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Illustration: Aïda Amer/Axios

Big companies have been cutting deals with activist shareholders, putting away the boxing gloves as a way to dodge negative publicity.

Why it matters: While activists are making a lot of noise, the silence —and behind-the-scenes dealmaking — is more representative of what's really going on.

The big picture: With investors of all sizes pressing their agendas on public corporations — from hedge funds seeking to block mergers to issue-oriented shareholders pursuing social and environmental agendas — top executives have started negotiating upfront, aiming to reduce the number of loud confrontations and proxy battles.

American-style activism has caught on abroad and is rising in countries like the U.K. and Japan. But in the U.S., where investors first started building up stakes in companies and picking high-profile fights, the number of public showdowns is way down this year, despite some splashy exceptions.

  • Not since 2015 have so few U.S. companies faced public demands from activists in the during this spring’s big proxy season, which runs through the end of June, according to research firm Activist Insight.
  • Activism outside of the U.S., meanwhile, is spiking. The U.K. had its busiest first-quarter in recent years while Japanese companies saw a record 30 campaigns last year, per CNBC.

Between the lines: American companies have grown more experienced and sophisticated about managing shareholder activism, aided by armies of lawyers, consultants and bankers who have built up specialized practices in this field.

In their dealings with hedge funds, U.S. companies are often settling before a disagreement escalates to an all-out proxy fight. In the first quarter, all of the corporate board seats gained by hedge funds were won via settlements, according to Lazard.

  • Bed, Bath & Beyond, under pressure, gave 4 board seats to a trio of activist hedge funds and booted its CEO.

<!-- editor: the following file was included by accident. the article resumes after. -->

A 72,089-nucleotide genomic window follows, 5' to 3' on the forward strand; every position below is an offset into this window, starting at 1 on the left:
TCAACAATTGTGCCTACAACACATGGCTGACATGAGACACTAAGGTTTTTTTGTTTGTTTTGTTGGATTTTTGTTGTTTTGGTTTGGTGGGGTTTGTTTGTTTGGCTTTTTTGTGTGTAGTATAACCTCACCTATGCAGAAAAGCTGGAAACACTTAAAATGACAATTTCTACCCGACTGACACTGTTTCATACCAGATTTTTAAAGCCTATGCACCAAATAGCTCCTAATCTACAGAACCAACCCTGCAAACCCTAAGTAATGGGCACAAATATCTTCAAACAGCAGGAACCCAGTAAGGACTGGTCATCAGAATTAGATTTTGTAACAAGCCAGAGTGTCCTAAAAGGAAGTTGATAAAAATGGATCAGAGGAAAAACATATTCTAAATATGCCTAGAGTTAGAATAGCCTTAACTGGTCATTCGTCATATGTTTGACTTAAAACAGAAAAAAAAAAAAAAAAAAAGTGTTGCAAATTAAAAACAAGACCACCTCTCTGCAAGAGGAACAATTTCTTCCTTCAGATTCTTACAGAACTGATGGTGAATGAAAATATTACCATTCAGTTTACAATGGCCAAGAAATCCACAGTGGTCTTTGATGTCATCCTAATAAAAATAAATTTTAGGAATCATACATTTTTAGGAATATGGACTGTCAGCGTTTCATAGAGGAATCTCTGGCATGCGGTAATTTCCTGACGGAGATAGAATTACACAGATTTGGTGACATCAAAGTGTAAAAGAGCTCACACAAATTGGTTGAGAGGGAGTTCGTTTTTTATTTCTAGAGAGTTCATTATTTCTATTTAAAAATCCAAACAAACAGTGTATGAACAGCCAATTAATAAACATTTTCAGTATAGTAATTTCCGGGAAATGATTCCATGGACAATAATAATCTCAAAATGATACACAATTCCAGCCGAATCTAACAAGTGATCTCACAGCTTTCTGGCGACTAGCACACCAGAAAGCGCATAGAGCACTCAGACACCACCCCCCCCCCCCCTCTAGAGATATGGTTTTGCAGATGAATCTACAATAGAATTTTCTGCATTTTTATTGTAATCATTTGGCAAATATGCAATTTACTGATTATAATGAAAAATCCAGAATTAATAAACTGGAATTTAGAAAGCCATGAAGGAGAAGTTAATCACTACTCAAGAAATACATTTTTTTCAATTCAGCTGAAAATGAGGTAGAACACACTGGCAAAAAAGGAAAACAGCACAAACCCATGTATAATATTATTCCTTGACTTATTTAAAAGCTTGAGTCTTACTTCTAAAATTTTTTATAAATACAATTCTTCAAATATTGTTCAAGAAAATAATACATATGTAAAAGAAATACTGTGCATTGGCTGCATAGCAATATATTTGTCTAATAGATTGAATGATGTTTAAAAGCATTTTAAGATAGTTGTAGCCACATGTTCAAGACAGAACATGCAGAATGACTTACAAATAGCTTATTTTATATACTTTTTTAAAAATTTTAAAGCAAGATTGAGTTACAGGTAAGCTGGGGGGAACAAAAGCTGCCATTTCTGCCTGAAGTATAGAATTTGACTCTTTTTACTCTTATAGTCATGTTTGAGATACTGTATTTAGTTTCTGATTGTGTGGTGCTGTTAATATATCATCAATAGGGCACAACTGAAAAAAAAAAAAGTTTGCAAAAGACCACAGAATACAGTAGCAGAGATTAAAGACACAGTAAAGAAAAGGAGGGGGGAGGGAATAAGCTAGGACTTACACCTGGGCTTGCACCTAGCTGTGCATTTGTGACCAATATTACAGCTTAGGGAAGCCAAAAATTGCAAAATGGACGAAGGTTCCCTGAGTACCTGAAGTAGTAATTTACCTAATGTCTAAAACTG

• PG&E, the utility, settled with hedge funds that wanted to switch up its board and select a new CEO.
  • Campbell Soup settled with activist hedge funder Dan Loeb just days before a fight was put to a shareholder vote, giving him some board seats and input on choosing the next CEO.
  • "Proxy fights are very expensive and distracting for management efforts," Paula Loop, head of PwC's Governance Insights Center, tells Axios. “It's a lot less costly to settle, in most cases.”

Unlike in the past, there's a lot of U.S. shareholder activism that Wall Street and Main Street never hear about.

  • Behind-the-scenes negotiations have led to fewer ESG proposals — environmental, social, governance— making it onto the ballots at companies’ annual shareholder meetings this spring.
  • More proposals are being withdrawn, a recent trend that's expected to continue this year, according to ISS, a proxy advisory firm. This typically happens when a company and a shareholder group reach a truce behind closed doors.
  • "Companies are more willing to discuss, more willing to listen, and it de-escalates the situation," Jason Day, a partner at the law firm Perkins Coie who advises public companies on stockholder activism, tells Axios. “Or the company has a nice conversation, and it doesn't move to the public sphere."

The other side: This trend by no means spells the end of big, public battles.

  • Bill Ackman, who has a big stake in United Technologies, came out against the company’s tie-up with Raytheon.
  • Carl Icahn has sued Occidental Petroleum, after opposing its plan to purchase Anadarko.
  • Dan Loeb, who also opposes the United Technologies/Raytheon deal, is pushing Sony to sell its semiconductor business.

There’s been lots of headline-grabbing activity on the ESG front, primarily among issue-oriented shareholders. Asset managers and proxy advisors who recommend how shareholders should vote —who typically don't stir up controversy during proxy season, but whose weight can sway management — have lately been starting to align themselves with ESG issues.

  • HSBC Global Asset Management is a part of a group asking companies like ExxonMobil and Amazon for more transparency about the environmental impact of their operations.
  • Glass Lewis, the proxy advisory firm, came out this year to recommend that shareholders vote against nominating committee chairs on boards without a single female director.

Go deeper: The cannibal of Sears

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